During the Fall 2018 and Spring 2019 semesters, a group of Rangjung Yeshe’s students had the good fortune to meet every day, during one and a half hours, to study the Uttaratantra-śāstra by Arya Maitreya with Khenpo Karma Gyurme (also known as Tokpa Tulku). Approaching canonical Buddhist texts under the guidance of the ordained sangha is definitely one of the highlights of studying at RYI. Below, I wish to share a reflection on the subject of Buddhahood as ultimately uncreated, which is one of the core teachings explained in the Uttaratantra-śāstra. The idea of Buddhahood as uncreated means that enlightenment is unconditioned, it is not a state produced by the path; and, accordingly, the path is not the cause of enlightenment. Such statement, however, seems to contradict the interpretation of a spiritual path leading to the state of awakening. In other words, can a path that has a conditioned, progressive nature and its supposed outcome (Buddhahood) that is unconditioned be reconciled? In answering this question, Maitreya explains that, even though ultimately Buddhahood is not the result of the path, the paradox is that the path is indispensable for Buddhahood to manifest. Said differently, the path does not produce Buddhahood (Buddhahood is not newly created) yet the path is crucial for Buddhahood to be recognized. Through this writing, it is my intent to reflect on how the path works and why it is necessary for the purpose of eliminating our confusion.
Affirming Buddhahood as uncreated signifies that Buddhahood is not engendered by causes and conditions and is therefore free from the three aspects of beginning, middle and end – what actually define compounded phenomena. If the path created Buddhahood, Buddhahood would have the qualities of coming into existence, abiding, and then being destroyed. This would entail that the state of awakening would have a changing nature; one could be a Buddha in the morning and may not be in the afternoon any more. Since Buddhahood is of a nature that is free of these properties, Buddhahood is not something newly created from scratch; meaning, the ultimate Buddha is beyond the extreme of creation.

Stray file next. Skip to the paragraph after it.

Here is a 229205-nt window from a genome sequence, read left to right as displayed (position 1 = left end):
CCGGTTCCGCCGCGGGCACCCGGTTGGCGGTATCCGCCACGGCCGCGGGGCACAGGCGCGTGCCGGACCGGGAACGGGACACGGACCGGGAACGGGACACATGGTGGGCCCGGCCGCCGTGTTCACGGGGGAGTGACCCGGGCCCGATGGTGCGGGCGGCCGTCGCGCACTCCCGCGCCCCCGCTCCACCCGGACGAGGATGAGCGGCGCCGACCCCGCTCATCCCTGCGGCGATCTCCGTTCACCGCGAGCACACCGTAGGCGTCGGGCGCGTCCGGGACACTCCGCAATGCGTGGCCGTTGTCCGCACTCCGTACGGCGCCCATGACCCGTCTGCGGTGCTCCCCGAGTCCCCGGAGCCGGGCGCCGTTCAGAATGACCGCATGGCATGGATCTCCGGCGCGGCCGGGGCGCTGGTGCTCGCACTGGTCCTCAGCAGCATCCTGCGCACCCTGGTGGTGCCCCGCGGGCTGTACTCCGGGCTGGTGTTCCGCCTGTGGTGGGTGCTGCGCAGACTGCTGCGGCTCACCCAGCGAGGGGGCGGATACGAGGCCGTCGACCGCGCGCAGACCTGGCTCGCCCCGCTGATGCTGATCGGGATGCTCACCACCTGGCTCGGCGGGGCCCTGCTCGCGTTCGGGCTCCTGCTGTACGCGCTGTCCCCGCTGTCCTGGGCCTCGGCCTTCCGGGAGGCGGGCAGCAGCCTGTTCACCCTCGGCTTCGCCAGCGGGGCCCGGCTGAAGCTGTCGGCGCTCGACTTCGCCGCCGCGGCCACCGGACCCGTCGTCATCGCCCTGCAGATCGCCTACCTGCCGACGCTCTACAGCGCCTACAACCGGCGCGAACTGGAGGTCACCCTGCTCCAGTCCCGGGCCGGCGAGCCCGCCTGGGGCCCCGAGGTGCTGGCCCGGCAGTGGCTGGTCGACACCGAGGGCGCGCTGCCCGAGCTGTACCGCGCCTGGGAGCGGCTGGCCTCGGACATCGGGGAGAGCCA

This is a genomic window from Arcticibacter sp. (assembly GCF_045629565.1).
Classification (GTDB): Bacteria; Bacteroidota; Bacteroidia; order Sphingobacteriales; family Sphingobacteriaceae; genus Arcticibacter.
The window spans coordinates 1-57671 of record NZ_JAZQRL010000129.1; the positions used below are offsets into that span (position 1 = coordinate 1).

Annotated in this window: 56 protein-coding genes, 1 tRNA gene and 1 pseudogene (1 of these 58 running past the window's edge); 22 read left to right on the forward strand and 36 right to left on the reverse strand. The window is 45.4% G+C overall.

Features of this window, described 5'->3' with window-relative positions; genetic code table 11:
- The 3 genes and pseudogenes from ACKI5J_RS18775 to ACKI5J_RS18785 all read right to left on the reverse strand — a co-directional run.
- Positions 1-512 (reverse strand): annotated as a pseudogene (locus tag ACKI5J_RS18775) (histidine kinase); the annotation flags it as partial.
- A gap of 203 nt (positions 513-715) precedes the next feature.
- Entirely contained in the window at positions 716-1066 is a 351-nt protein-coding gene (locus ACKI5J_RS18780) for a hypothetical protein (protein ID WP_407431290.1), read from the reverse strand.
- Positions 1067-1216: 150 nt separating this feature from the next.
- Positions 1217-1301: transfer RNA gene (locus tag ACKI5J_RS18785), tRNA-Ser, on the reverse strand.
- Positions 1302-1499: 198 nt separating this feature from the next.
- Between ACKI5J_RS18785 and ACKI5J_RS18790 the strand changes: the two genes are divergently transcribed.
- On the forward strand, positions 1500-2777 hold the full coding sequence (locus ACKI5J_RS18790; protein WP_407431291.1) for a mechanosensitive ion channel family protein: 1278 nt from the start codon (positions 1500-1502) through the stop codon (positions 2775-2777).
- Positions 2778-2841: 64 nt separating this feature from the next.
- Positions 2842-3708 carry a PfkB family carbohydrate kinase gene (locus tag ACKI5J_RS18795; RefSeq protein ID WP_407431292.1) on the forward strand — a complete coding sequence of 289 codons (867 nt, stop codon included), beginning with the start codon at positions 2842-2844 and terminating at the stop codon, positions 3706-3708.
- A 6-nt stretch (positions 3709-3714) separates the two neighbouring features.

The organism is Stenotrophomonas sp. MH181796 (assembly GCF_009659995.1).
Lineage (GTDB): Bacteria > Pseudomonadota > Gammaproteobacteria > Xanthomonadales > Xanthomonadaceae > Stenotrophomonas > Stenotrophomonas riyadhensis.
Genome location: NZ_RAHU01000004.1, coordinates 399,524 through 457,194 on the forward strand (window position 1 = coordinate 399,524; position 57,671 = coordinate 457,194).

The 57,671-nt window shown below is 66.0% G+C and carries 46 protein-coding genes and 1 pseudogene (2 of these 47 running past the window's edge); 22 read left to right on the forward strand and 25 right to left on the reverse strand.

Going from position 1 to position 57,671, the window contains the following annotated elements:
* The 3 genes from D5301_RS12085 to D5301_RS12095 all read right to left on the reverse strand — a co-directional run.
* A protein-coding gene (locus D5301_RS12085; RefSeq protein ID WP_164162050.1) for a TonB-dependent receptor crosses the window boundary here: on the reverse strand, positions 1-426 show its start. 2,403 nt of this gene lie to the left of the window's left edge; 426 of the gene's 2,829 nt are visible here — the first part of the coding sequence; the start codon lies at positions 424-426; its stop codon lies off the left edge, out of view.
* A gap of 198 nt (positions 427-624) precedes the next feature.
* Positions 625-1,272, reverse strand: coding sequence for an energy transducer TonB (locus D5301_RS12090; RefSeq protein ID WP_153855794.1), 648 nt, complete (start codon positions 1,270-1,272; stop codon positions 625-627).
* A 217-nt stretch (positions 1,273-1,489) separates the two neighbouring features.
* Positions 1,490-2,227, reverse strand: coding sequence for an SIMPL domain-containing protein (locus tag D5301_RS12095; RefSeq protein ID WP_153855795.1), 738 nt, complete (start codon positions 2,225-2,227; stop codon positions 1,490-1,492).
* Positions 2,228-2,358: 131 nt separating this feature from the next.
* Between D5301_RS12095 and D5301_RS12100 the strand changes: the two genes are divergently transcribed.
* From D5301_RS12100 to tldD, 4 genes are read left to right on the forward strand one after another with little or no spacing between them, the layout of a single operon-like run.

Given that Buddhahood is not a creation, it follows that between sentient beings and Buddhas there is a continuation of something that never changes. In fact, in the Hevajra Tantra it is said, “sentient beings are simply buddhas… hindered by adventitious stains. After these are removed, there is [no uncertainty that sentient beings are] simply Buddhas.”Correspondingly, the Dharmadhātu-stotrastates, “when covered by the net of defilements, it is called sentient being; the very same thing is called Buddha when freed from defilements.”These passages indicate that the only distinction between sentient beings and Buddhas is the presence or absence of defilements that can be removed. Awakening is not a future, foreign production; instead, it is something already present that is waiting to be recognized.
Dzongsar Khyentse Rinpoche, in his commentary to the Uttaratantra-śāstra, explains the relationship between the path and enlightenment through the analogy of cleaning a dirty window. The aim of the path is like longing for a clean glass. The desired result implies the need to eliminate something – dirt – though, in reality, the glass itself was never dirty. Even though we might say, “we are cleaning the window,” in fact, the amount of dirt determines ‘cleanliness’; glass itself is devoid of ‘cleanliness’ or ‘dirtiness.’ In the process of becoming clean – getting rid of dirt – the glass itself remains the same as before. The path, much like the act of washing, does not produce the glass, but produces cleanliness (being devoid of dirt) thereby, illuminating the natural state of the glass bare. The path is what actually shows us (sentient beings) that there is a reality beyond the dirt; the path does not cause the reality beyond.